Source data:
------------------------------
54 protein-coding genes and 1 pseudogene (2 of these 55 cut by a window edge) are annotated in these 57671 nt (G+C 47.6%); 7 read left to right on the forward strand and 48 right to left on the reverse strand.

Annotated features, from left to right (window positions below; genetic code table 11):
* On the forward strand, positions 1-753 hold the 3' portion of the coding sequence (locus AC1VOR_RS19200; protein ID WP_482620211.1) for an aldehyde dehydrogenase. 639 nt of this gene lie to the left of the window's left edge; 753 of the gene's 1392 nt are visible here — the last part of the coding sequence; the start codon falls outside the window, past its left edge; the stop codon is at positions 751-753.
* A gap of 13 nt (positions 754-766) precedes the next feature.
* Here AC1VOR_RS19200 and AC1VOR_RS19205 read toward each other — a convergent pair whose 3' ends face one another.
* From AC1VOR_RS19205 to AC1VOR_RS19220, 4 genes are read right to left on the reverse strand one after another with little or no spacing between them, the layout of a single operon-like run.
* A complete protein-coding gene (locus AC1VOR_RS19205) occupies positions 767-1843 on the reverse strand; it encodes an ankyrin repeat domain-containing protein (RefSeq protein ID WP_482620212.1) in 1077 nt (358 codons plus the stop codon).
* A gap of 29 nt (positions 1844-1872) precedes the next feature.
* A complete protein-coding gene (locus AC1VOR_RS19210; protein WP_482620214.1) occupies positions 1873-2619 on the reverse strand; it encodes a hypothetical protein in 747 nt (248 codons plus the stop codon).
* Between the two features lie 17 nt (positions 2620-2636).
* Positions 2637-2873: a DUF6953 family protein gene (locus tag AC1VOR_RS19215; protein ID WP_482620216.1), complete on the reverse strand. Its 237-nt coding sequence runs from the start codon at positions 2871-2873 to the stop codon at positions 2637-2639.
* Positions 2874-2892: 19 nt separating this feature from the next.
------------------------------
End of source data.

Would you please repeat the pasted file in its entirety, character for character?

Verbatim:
54 protein-coding genes and 1 pseudogene (2 of these 55 cut by a window edge) are annotated in these 57671 nt (G+C 47.6%); 7 read left to right on the forward strand and 48 right to left on the reverse strand.

Annotated features, from left to right (window positions below; genetic code table 11):
* On the forward strand, positions 1-753 hold the 3' portion of the coding sequence (locus AC1VOR_RS19200; protein ID WP_482620211.1) for an aldehyde dehydrogenase. 639 nt of this gene lie to the left of the window's left edge; 753 of the gene's 1392 nt are visible here — the last part of the coding sequence; the start codon falls outside the window, past its left edge; the stop codon is at positions 751-753.
* A gap of 13 nt (positions 754-766) precedes the next feature.
* Here AC1VOR_RS19200 and AC1VOR_RS19205 read toward each other — a convergent pair whose 3' ends face one another.
* From AC1VOR_RS19205 to AC1VOR_RS19220, 4 genes are read right to left on the reverse strand one after another with little or no spacing between them, the layout of a single operon-like run.
* A complete protein-coding gene (locus AC1VOR_RS19205) occupies positions 767-1843 on the reverse strand; it encodes an ankyrin repeat domain-containing protein (RefSeq protein ID WP_482620212.1) in 1077 nt (358 codons plus the stop codon).
* A gap of 29 nt (positions 1844-1872) precedes the next feature.
* A complete protein-coding gene (locus AC1VOR_RS19210; protein WP_482620214.1) occupies positions 1873-2619 on the reverse strand; it encodes a hypothetical protein in 747 nt (248 codons plus the stop codon).
* Between the two features lie 17 nt (positions 2620-2636).
* Positions 2637-2873: a DUF6953 family protein gene (locus tag AC1VOR_RS19215; protein ID WP_482620216.1), complete on the reverse strand. Its 237-nt coding sequence runs from the start codon at positions 2871-2873 to the stop codon at positions 2637-2639.
* Positions 2874-2892: 19 nt separating this feature from the next.